Time for Lara to catch fire

Rob Winder discusses the desperate struggle facing an old power
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The Independent Online
THERE have been 22 matches in the World Cup so far, so it is quite a tribute to the soft-centred structure of the tournament that tomorrow's game between Australia and the West Indies is the first one that really matters. After their disastrous collapse against Kenya, the West Indies need to beat Australia to make it to the quarter-finals. It is theoretically possible that they could score heavily enough to qualify even if they lose, but who'd want to bet on that? In three games so far they have scored only 400 runs.

Some will say it serves them right for refusing to go to Sri Lanka; but it might be that this simply saved Sri Lanka the job of beating them. Certainly, they look to be in the most thorough disarray. Richie Richardson's fraught reign as captain appears to be all but over, and his probable successor, Brian Lara, finds himself in a curious position: the worse he plays, the closer he comes to the captaincy.

Lara himself batted with something like hysteria against Kenya, missing and swiping his way to a suicidal eight - too desperate, perhaps, to make his mark on a competition that so far has passed him by. Still, he remains (despite Richardson's reluctance to admit it) the West Indies' only hope. If things go his way, he could set a worthwhile target on his own. But a side that has Roger Harper coming in at six has painfully little room for error.

The West Indies bowlers, who have pulled them out of trouble so many times in the past, have been easily tamed on the slow, low wickets of the sub-continent. When they played India, they brought to the match the conviction that Vinod Kambli didn't like the fast stuff. Oh yeah? Kambli pulled Ambrose twice for four, then stepped forward and lifted him for six over midwicket. The next ball was a completely accidental beamer, but who cared? The Game Over lights were already flashing.

It's just one match, of course: anything could happen. But of all the sides they could be playing . . . When the West Indies toured Down Under before Christmas they were twice humiliated by the Australian Academy. Now they find their lives depending on a match with the First XI. Australia are humming. Mark Waugh is batting as if it's a fathers' match - after three innings (140, 126 and 76 not out) he's averaging 166. His timing has been spectacular: at the end of Australia's victory over Zimbabwe, he tapped away the winning single - and the ball fizzed past mid-off for four. He has been so commanding, in fact, that he has kept his team-mates away from the crease; they might even be a touch short of practice should he fail.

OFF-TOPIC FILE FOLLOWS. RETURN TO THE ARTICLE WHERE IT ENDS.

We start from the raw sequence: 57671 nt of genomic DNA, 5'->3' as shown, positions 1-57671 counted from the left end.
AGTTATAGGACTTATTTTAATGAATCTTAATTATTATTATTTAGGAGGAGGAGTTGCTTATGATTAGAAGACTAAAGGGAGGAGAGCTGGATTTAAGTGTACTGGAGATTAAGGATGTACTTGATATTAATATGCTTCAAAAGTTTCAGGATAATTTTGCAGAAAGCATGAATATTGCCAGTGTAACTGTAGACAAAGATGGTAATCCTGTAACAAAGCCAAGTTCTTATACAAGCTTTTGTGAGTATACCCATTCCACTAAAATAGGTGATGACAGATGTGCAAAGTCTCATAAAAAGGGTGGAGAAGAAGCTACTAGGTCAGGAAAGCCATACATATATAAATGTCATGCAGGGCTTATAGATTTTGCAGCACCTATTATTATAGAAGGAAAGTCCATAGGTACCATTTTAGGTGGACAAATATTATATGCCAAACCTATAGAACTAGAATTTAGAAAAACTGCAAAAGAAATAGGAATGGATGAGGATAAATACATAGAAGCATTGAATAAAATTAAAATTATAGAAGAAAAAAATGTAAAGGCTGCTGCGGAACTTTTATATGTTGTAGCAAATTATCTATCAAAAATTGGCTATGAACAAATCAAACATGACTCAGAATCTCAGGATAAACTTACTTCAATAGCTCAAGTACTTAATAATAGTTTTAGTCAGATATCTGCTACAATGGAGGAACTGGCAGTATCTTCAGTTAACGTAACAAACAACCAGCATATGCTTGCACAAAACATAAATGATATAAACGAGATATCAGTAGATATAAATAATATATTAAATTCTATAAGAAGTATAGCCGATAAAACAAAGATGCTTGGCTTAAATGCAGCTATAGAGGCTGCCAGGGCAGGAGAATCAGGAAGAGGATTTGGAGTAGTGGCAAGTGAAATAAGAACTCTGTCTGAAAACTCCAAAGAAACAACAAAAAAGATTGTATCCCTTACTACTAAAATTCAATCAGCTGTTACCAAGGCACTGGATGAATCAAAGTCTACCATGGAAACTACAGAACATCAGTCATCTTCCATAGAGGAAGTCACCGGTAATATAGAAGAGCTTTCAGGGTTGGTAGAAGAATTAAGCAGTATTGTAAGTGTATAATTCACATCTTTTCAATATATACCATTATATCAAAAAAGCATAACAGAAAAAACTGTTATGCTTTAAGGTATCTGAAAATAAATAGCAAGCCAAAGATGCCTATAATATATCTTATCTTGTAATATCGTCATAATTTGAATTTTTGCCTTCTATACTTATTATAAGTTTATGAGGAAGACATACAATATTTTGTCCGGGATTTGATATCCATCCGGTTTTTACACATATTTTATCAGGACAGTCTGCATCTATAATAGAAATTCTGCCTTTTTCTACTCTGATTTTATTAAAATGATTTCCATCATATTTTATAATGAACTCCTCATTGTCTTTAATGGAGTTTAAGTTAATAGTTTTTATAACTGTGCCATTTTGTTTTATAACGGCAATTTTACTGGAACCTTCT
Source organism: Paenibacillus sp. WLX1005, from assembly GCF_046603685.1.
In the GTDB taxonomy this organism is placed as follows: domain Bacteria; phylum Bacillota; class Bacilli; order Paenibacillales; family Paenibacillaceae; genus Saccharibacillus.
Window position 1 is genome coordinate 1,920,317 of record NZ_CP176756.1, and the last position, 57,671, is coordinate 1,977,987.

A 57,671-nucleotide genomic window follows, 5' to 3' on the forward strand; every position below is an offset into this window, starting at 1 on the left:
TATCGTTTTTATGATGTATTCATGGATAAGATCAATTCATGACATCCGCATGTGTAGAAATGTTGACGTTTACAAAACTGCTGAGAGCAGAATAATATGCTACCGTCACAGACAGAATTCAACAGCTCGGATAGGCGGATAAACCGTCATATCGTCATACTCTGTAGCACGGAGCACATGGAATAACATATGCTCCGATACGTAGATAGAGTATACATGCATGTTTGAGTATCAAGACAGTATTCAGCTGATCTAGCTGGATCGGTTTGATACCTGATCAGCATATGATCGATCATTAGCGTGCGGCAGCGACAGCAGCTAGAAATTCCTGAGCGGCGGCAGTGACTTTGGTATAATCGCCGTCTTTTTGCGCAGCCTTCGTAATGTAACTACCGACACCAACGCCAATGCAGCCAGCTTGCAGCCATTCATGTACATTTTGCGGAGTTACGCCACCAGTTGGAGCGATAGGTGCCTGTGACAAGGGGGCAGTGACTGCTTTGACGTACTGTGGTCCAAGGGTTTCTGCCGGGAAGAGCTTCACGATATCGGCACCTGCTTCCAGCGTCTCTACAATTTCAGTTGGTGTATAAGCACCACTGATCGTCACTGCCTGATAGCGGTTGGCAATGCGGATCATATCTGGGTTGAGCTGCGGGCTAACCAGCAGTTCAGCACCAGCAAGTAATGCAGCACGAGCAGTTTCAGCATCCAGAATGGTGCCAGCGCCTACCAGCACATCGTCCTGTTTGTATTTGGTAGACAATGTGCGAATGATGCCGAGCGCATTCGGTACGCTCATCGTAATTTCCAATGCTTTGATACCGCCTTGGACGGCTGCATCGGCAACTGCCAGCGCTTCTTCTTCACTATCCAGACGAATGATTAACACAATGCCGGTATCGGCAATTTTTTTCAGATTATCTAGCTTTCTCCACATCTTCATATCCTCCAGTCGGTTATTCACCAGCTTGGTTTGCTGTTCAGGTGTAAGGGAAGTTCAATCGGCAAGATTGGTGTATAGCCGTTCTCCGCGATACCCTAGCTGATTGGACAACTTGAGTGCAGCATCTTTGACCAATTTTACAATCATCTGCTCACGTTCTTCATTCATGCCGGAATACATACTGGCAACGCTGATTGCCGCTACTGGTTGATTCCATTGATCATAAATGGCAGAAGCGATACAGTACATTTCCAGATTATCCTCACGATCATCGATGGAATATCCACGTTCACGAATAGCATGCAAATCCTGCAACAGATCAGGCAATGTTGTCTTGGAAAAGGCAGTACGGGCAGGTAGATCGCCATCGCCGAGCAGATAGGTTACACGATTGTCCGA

Australia's key man, however, remains Shane Warne. Except for one dramatic over when Sachin Tendulkar took him on, he has been virtually unplayable. On helpful pitches he is spinning the ball so hard that anything pitched outside off-stump risks being a wide. His last 19 overs in the tournament have produced figures of five for 42. So the contest between Warne and Lara will be played in conditions that load the odds in favour of the ball.

Nothing reveals the difference between these two sides more than the demeanour of their captains. Richardson stands in silence, staring through sunglasses at his side's slip-ups. The television spots from the West Indies sponsor, Kingfisher, show the team dancing and grinning with invincible togetherness. It doesn't look that way on the field. Taylor, in contrast, jogs about clapping his hands, swapping quick words with the lads. Against India, his was the nerve that held firm under fire. Sanjay Manjreka (64 not out) was looking ready to drive home the advantage gained by Tendulkar's explosive 90, so Taylor brought back Warne. In defiance of the biff-baff conventions of one-day cricket, he stationed himself at slip - and the very first ball produced the intended catch.

Australia don't need to win this match; but they are not noted for their kindness towards opponents who are down. The West Indies are one game away from a bitter fight about their own future. If by some chance they should win, then the defeat by Kenya may appear, in time,like a mere blip. But this might not be the best thing for them. There is a consensus that the real crisis in West Indian cricket is one of leadership, and only the ignominy of a thorough thrashing will provoke the necessary revolution back in the palm-tree sunshine. Perhaps, like any government that has reigned supreme for years, a spell in opposition will do them good.

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